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A Chicago Without UberX

March 24, 2016 / Chicago

Last week, Alderman Anthony Beale (9th) introduced an ordinance that would force Chicago’s 35,000 uberX driver-partners to get chauffeur’s licenses. These are designed for full-time, professional drivers. And they would spell the end of ridesharing in Chicago as we know it today.

The Alderman claims these changes are needed to level the playing field with taxi. Most everyone agrees that taxis in Chicago are over-regulated. But the answer is to introduce new common-sense rules for taxis, NOT to impose the same bureaucratic regulations on ridesharing apps like Uber.

Hurting one industry to help another is the wrong approach. We believe that taxi and Uber can coexist. Many people are trying to get from A to B in Chicago. And our peak times are when the bars and clubs close, cabs are at their busiest, and public transportation is most limited.

Serving the Underserved

Uber is serving many communities where taxis are nowhere to be found. Fifty-four percent of uberX trips in Chicago begin or end in an area deemed by the City as underserved by taxi and public transportation. In fact, Uber trips on the south and west sides have grown 30 times over the last two years . At the same time average wait times have halved (to four minutes) in these neighborhoods. And all the while, we are creating economic opportunities in communities that need it. More than 20% of uberX driver-partners live on the south and west sides, including many areas plagued by the city’s highest unemployment rates.

Uber trips on the south and west sides have grown 30 times over the last two years .

Taxi, Competition and Choice

Taxi continues to play a key role in our city’s transportation system. For example, they have the exclusive right to pick up riders who hail a cab on the street and have dedicated lines at busy places like hotels and train stations. Many people still prefer to pay cash. The street hail is a popular way for people in the busiest parts of Chicago–like Michigan Avenue–to get around. Sometimes grabbing a taxi is the quickest option because it is right there in front of you.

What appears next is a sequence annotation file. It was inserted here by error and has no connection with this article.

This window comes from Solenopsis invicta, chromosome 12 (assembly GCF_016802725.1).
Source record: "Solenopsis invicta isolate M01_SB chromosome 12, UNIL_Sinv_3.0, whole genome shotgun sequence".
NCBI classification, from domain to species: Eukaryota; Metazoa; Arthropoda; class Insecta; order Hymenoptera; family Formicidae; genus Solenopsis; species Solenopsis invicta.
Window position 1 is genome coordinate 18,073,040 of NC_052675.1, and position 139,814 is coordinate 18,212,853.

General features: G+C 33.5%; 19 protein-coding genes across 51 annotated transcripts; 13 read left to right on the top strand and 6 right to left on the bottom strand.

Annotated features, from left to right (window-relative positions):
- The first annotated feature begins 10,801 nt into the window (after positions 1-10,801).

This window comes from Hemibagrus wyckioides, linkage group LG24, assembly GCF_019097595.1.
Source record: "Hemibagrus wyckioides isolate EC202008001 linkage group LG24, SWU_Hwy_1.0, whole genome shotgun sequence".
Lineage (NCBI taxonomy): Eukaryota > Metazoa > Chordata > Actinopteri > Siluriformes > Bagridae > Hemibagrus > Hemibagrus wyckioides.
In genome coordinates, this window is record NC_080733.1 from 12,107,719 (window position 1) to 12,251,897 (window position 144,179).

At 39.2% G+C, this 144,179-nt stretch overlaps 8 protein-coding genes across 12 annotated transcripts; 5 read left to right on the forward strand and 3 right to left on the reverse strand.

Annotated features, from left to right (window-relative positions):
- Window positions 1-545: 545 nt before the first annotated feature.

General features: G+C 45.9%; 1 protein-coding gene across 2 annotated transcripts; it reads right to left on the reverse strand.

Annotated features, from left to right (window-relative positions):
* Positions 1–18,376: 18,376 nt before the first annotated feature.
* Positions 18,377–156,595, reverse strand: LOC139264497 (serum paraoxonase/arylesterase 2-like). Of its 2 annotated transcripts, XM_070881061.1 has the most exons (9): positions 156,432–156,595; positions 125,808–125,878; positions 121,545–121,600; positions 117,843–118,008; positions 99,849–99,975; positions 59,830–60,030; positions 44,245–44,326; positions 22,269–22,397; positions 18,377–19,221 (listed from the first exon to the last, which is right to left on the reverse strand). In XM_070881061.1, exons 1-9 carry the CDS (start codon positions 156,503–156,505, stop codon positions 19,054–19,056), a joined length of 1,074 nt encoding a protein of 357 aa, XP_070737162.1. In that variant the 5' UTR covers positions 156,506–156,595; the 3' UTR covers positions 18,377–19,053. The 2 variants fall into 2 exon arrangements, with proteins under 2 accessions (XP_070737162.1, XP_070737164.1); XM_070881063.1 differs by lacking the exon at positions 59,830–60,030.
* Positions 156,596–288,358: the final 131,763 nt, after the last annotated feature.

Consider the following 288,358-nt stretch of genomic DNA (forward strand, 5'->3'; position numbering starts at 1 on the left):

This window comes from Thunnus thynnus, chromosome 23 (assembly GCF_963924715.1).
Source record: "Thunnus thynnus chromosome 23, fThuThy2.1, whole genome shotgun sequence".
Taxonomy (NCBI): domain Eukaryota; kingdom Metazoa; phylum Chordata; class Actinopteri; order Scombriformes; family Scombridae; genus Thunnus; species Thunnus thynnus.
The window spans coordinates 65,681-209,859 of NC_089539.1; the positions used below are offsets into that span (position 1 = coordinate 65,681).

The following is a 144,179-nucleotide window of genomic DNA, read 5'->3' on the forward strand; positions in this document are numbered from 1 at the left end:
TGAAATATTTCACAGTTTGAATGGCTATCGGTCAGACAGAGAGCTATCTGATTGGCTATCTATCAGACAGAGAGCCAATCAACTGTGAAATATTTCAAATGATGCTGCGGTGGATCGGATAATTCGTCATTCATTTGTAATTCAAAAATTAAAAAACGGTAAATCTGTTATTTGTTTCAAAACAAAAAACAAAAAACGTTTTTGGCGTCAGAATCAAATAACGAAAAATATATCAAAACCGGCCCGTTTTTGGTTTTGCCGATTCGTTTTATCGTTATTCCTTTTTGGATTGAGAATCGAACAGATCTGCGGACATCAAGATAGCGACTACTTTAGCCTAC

And, thanks to competition, taxi service has improved to the benefit of consumers. According to a recent study by the Technology Policy Institute, taxi complaints in Chicago about air conditioning, “broken” credit card machines and rude drivers have dropped with the recent rise of rideshare services. Last summer, the City announced a universal app to bring the on-demand experience to taxis.

The answer to the pressures faced by the taxi industry should not be one that harms Chicagoans by denying them transportation choices and flexible work. Yet that’s exactly what Alderman Beale’s ordinance does. By requiring rideshare drivers—the majority who drive less than 10 hours a week—to jump through additional hoops designed for full-time chauffeurs, this ordinance destroys the community benefits Uber is creating. The opportunity for thousands of women and men in underserved neighborhoods to earn money on their own time would be gone. The option to get an affordable ride on demand in the city’s transportation deserts would also be gone.

If the City Council really wants to help taxi companies, they should look to reduce that industry’s costs rather than limit passenger choice by imposing bureaucratic new rules on apps.

In the age of GPS and live traffic apps, is it necessary to force taxi drivers to spend six days in class studying map reading at a local community college? Could some of the training be administered online? Given that taxi drivers are on the hook to lease a vehicle and pay all expenses, should they have to start even deeper in the hole by paying $500 to acquire a chauffeur’s license? And does it make sense to have a cap for taxi medallions today, which stifled demand and led to inequitable service that left underserved communities behind?

Common sense regulations combined with new technology can help ensure that taxis and apps like Uber live side by side. It’s the best of both worlds. Whether they want to hail a cab on the street or push a button and get a ride, Chicagoans should be free to choose.